One way to achieve fast parallel repair is to place object replicas randomly among the bricks in the system, while ensuring that no one brick contains multiple copies of the same replica. In this scenario, when a brick fails, many other bricks in the system contain the remaining replicas that were hosted on the failed brick, so they can act as the repair sources, initiate repair by randomly selecting other bricks as the destinations, and start the data repair process mostly in parallel.
However, a pure random placement policy to facilitate fast repair is in conflict with the concept of load balancing. More particularly, as the system evolves and old, failed bricks are replaced by new bricks, newly added bricks will be much less loaded than the bricks that have been running in the system for a long time. If the loads are imbalanced, low-load bricks are not fully utilized, while high-load bricks receive most access requests and thus the overall system performance is reduced.
To address the load balancing issue, a placement policy may prefer low-load bricks over high-load bricks when placing new object replicas in the system. However, if not carefully designed, such load balancing policy may go against fast parallel repair. For example, if there are five bricks that have a relatively very small load when compared against the remaining bricks, and all or most new objects being checked in are put among these five bricks for load balancing purposes, then when one of the five bricks fails, the remaining four bricks need to perform most of the data repair task, whereby data repair can take a very long time.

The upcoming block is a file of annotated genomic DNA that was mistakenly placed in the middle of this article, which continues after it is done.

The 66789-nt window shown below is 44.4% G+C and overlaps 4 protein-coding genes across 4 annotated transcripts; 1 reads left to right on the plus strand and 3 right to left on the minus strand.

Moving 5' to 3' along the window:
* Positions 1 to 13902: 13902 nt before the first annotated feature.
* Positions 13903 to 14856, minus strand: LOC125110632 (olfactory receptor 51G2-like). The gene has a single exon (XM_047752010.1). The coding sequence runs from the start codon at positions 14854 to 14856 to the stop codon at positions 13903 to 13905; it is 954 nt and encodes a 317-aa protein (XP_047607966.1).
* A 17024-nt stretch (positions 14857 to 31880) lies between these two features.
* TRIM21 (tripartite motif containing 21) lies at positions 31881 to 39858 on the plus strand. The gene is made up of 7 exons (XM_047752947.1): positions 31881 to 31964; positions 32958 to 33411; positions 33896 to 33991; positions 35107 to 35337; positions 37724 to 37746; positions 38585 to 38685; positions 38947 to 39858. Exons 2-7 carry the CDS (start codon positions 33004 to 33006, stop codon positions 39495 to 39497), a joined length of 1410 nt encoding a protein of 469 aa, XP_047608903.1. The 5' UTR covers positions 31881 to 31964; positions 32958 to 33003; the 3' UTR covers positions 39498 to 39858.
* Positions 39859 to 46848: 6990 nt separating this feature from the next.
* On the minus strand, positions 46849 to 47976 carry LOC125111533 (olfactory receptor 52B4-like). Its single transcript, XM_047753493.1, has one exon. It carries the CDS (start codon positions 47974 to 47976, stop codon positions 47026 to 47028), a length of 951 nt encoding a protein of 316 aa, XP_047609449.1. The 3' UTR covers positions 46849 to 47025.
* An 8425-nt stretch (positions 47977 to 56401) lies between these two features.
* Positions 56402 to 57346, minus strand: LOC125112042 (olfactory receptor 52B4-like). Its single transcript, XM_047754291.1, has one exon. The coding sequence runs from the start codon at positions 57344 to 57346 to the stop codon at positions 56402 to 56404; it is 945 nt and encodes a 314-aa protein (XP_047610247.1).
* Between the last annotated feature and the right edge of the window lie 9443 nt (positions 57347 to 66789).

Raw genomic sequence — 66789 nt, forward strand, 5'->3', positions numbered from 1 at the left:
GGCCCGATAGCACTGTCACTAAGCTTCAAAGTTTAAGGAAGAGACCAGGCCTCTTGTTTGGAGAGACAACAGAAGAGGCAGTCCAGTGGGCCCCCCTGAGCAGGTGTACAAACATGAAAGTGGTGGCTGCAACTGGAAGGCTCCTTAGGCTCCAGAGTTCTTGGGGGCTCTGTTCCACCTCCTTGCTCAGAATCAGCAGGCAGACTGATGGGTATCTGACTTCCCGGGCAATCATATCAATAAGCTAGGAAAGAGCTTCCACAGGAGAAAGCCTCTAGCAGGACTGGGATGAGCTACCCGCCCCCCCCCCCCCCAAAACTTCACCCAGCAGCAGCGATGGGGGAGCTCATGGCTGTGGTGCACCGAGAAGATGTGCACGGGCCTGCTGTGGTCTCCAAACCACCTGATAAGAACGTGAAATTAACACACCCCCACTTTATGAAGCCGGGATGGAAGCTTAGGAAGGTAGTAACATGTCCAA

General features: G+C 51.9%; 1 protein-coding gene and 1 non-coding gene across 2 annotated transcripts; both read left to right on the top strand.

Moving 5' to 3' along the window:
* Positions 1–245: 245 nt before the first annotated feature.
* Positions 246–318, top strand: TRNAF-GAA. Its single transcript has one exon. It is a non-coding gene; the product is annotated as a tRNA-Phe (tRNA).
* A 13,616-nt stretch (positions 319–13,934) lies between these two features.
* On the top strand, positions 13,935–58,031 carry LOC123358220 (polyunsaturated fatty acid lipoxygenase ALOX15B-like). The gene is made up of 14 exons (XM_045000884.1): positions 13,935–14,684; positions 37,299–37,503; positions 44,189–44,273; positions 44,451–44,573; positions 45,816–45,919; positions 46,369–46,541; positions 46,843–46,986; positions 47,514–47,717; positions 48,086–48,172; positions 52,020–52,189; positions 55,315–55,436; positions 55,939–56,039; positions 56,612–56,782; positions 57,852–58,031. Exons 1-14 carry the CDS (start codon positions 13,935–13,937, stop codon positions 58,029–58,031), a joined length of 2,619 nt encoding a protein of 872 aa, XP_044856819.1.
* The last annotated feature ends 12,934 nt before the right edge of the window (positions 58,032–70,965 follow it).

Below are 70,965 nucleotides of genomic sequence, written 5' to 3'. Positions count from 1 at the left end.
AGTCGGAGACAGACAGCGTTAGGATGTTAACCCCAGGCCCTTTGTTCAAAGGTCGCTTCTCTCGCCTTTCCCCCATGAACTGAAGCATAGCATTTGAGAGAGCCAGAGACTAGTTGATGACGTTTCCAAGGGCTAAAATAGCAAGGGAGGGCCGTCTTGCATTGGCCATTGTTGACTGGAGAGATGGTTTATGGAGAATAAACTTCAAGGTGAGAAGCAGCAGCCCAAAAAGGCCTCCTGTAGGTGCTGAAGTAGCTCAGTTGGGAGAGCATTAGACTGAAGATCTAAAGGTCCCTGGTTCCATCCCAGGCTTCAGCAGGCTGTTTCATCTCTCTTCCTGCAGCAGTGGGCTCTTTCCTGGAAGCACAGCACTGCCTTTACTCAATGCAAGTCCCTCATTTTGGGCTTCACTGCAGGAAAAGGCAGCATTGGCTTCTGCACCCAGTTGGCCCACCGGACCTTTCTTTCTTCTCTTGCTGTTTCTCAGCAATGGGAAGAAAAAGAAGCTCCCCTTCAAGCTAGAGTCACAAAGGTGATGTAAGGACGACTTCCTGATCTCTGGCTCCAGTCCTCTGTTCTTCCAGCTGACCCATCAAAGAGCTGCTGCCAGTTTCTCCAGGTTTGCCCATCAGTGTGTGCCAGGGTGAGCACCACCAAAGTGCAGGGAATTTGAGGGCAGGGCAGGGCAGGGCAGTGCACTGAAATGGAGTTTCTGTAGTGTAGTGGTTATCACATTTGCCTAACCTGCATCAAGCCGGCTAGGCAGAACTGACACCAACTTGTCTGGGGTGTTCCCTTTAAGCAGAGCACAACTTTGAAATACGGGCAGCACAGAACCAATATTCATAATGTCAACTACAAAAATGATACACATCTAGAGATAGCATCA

Briefly, various aspects of the present invention are directed towards differentiating replicas in a distributed object store as smoothing replicas based on an amount of load on bricks or as spreading replicas based on a substantially random distribution among the bricks. The smoothing replicas are placed (e.g., randomly) among the lowest usage bricks, and the spreading replicas are placed randomly throughout other bricks in the system independent of load. As a result, fast, primarily parallel data repair is facilitated by selecting a spreading replica when repair is needed, while load balancing is facilitated by placing a smoothing replica on a low-usage brick when a new replica is checked in, and selecting a smoothing replica when load balancing is triggered by load on a brick and/or addition of a new brick. At least one index that correlates replicas with bricks may be used to track whether each replica is a smoothing replica or a spreading replica.
A check-in policy may place one or more replicas as spreading replicas and at least one other replica as a smoothing replica. A data repair policy specifies selecting a spreading replica for copying if at least one spreading replica is available. A load balancing policy specifies selecting a smoothing replica for moving if at least one smoothing replica is available. Upon determining that a replica needs to be stored on at least one brick, as a result of check-in, data repair or load balancing, the corresponding policy is evaluated to establish whether to store the replica as a smoothing replica based on load, as a spreading replica based on distribution, or store at least one smoothing replica and at least one spreading replica.